*A bit more info on the mammogram process itself, which I’m putting down at the end in case people don’t want to read about my boobs being essentially flattened into pancakes and then released. I’m being completely honest when I say that for me there was no pain. But it was uncomfortable. You basically have to drop your boobs (one at a time) onto a plate of glass and have them pressed until they’re essentially flat.

Re the plate of glass thing, if you’ve ever photocopied your breasts (to be frank if you had an office job in the nineties and didn’t photocopy some part of your anatomy then I’m highly disappointed in you) then it’s just like that but without the searing heat of the photocopier light going over an intimate area of your body.

You have to completely relax, which is obviously easy when you’re semi-naked and a lady you’ve only just met is placing your breast onto a piece of machinery, and you have to sort of slump yourself over it so that your shoulders aren’t tense. Then the other part of the scanner comes down to flatten the breast out and you start to feel a pressure which builds up and up and feels incredibly weird and then comes to a sort of climax (not that kind) where you think your boob couldn’t possibly squash more and then poof! It releases.

If I felt any pain at all it was actually where my ribcage was pressed against the machine. But it was fleeting, like the sort of pain you might get when you turn around in your car seat and lean into the back and you awkwardly press against the central console. (Bizarre comparison, don’t know where that came from!) And my radiographer, Miss Johanna Kelsey, was very calming and reassuring and talked everything through in very simple terms so that I didn’t feel scared or worried, just sort of…bemused.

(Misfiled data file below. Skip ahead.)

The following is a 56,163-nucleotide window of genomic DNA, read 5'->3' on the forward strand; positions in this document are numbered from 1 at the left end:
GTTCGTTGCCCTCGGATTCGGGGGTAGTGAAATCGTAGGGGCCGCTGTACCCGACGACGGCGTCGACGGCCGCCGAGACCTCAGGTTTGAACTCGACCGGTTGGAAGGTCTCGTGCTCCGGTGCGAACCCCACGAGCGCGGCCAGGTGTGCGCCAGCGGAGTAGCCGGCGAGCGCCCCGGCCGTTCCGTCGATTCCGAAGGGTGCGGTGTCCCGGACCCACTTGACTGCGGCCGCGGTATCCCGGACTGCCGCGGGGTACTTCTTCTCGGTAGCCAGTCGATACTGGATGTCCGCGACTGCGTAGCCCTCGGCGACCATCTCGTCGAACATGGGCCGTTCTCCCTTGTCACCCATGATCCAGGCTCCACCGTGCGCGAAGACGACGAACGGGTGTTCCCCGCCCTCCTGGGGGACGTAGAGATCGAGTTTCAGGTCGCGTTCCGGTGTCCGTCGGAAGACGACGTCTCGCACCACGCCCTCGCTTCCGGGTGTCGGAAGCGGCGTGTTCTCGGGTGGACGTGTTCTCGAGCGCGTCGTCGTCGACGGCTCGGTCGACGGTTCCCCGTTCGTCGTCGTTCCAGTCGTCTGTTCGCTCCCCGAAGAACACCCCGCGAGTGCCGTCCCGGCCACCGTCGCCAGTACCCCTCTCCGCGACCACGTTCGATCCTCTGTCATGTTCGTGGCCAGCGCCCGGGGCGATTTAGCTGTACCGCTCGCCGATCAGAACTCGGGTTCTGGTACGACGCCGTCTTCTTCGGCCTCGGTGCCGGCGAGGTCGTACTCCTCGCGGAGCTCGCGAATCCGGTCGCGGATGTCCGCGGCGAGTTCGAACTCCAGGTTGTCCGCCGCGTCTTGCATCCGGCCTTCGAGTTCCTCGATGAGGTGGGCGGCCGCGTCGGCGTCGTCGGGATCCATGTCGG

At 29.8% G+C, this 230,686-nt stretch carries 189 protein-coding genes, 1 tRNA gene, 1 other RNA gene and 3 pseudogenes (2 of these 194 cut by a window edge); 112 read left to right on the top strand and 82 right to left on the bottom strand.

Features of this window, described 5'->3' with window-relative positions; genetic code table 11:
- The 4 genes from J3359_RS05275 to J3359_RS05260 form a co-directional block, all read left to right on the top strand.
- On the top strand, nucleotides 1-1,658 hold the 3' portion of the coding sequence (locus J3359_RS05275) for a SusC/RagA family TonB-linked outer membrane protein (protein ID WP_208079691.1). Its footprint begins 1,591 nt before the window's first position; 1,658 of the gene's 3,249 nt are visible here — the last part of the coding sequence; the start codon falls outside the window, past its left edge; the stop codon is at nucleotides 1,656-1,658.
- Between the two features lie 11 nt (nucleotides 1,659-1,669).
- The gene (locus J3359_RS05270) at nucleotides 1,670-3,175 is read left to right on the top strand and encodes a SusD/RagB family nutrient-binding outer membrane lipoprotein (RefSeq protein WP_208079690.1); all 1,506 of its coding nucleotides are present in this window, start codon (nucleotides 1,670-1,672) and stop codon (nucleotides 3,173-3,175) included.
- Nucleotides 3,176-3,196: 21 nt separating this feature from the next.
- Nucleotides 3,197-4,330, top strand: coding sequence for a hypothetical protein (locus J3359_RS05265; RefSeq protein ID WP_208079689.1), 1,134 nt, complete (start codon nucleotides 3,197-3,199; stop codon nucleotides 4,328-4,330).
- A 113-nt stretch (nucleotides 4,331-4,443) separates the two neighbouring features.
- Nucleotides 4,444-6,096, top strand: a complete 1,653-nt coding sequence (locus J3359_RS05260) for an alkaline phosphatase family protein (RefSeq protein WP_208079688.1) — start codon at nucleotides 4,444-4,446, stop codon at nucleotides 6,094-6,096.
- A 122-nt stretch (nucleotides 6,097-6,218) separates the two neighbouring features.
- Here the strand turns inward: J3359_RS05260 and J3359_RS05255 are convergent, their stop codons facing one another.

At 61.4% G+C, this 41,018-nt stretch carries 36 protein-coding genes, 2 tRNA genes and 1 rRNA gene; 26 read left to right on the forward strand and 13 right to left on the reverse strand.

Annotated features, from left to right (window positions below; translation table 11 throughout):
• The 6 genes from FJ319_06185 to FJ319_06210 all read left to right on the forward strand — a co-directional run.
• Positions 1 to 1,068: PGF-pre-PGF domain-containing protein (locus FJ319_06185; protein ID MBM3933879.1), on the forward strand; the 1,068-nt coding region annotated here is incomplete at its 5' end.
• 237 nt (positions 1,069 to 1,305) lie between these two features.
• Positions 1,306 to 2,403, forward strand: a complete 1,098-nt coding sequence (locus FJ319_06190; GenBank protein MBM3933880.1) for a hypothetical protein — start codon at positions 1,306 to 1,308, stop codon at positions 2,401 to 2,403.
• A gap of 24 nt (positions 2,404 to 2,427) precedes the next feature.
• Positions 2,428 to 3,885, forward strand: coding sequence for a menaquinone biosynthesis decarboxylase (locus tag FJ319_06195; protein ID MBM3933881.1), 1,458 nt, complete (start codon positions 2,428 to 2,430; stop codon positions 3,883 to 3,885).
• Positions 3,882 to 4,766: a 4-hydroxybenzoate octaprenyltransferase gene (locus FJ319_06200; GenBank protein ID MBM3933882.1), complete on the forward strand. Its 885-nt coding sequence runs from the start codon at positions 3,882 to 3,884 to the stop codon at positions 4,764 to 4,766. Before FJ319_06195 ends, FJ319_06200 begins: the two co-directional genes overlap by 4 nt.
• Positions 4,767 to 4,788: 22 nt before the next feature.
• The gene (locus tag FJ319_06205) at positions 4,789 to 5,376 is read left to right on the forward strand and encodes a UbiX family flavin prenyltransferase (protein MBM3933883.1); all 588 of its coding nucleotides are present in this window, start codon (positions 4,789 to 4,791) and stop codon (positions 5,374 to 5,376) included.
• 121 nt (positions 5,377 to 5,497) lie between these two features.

My default state these days. Ha.


(I was very lucky to be invited to One Welbeck without charge because they are raising awareness of their services but I am absolutely going to return every year as a fully paid-up client as I am not eligible for NHS checks at this age. You don’t need private healthcare or insurance to book with One Welbeck, it’s a one-time fee of £259 for the 3D mammogram. Fees differ for other services such as ultrasound or biopsy.)

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21 Comments

  1. Tina Jones
    December 20, 2021 / 4:47 pm

    Just had my last mammogram. But always kept them up. So important for early diagnosis. Now at an age where I no longer have ‘boobs’ but now have ‘knockers’. Had a few hiccups ( nothing nasty) in the past, but all was dealt with quickly. Always good to see people in Ruth’s position to emphasize the important to have a quick squash that could save a lot of heart ache. Good woman!

  2. Rebecca
    December 19, 2021 / 3:19 pm

    Thank you for sharing this important post and your experience. My mum died three years ago from breast cancer, unfortunately the tumour was deep in her breast tissue (she would have unlikely felt it) and it had already spread to her bones and brain by the time she was diagnosed. The timing of the routine mammogram screenings, which is every three years I think, unfortunately missed it at the right time.